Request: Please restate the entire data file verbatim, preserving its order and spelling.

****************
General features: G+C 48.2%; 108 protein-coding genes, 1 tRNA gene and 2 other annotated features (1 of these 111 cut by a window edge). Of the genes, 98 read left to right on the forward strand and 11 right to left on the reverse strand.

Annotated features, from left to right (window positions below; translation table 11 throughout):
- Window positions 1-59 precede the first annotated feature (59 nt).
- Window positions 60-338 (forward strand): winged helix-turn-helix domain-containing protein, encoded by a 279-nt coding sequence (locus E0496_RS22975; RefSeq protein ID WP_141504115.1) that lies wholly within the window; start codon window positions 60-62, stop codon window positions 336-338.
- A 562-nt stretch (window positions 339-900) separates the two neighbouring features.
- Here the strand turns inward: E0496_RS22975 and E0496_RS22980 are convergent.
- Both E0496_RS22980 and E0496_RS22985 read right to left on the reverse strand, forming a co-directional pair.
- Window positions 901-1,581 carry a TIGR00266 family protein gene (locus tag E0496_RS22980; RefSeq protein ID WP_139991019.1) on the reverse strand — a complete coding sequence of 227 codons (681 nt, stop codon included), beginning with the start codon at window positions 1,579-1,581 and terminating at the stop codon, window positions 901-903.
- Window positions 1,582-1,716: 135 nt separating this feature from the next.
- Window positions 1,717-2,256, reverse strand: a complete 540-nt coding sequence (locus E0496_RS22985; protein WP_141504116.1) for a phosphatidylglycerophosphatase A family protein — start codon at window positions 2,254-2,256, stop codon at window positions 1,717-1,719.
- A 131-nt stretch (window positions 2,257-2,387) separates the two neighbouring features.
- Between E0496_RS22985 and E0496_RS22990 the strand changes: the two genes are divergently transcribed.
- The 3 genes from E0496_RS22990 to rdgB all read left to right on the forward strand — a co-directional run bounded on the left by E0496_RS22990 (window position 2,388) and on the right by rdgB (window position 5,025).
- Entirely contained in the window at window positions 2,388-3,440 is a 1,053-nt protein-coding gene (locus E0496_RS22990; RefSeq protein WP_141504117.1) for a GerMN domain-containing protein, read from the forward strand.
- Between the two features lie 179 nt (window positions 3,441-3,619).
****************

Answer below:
General features: G+C 48.2%; 108 protein-coding genes, 1 tRNA gene and 2 other annotated features (1 of these 111 cut by a window edge). Of the genes, 98 read left to right on the forward strand and 11 right to left on the reverse strand.

Annotated features, from left to right (window positions below; translation table 11 throughout):
- Window positions 1-59 precede the first annotated feature (59 nt).
- Window positions 60-338 (forward strand): winged helix-turn-helix domain-containing protein, encoded by a 279-nt coding sequence (locus E0496_RS22975; RefSeq protein ID WP_141504115.1) that lies wholly within the window; start codon window positions 60-62, stop codon window positions 336-338.
- A 562-nt stretch (window positions 339-900) separates the two neighbouring features.
- Here the strand turns inward: E0496_RS22975 and E0496_RS22980 are convergent.
- Both E0496_RS22980 and E0496_RS22985 read right to left on the reverse strand, forming a co-directional pair.
- Window positions 901-1,581 carry a TIGR00266 family protein gene (locus tag E0496_RS22980; RefSeq protein ID WP_139991019.1) on the reverse strand — a complete coding sequence of 227 codons (681 nt, stop codon included), beginning with the start codon at window positions 1,579-1,581 and terminating at the stop codon, window positions 901-903.
- Window positions 1,582-1,716: 135 nt separating this feature from the next.
- Window positions 1,717-2,256, reverse strand: a complete 540-nt coding sequence (locus E0496_RS22985; protein WP_141504116.1) for a phosphatidylglycerophosphatase A family protein — start codon at window positions 2,254-2,256, stop codon at window positions 1,717-1,719.
- A 131-nt stretch (window positions 2,257-2,387) separates the two neighbouring features.
- Between E0496_RS22985 and E0496_RS22990 the strand changes: the two genes are divergently transcribed.
- The 3 genes from E0496_RS22990 to rdgB all read left to right on the forward strand — a co-directional run bounded on the left by E0496_RS22990 (window position 2,388) and on the right by rdgB (window position 5,025).
- Entirely contained in the window at window positions 2,388-3,440 is a 1,053-nt protein-coding gene (locus E0496_RS22990; RefSeq protein WP_141504117.1) for a GerMN domain-containing protein, read from the forward strand.
- Between the two features lie 179 nt (window positions 3,441-3,619).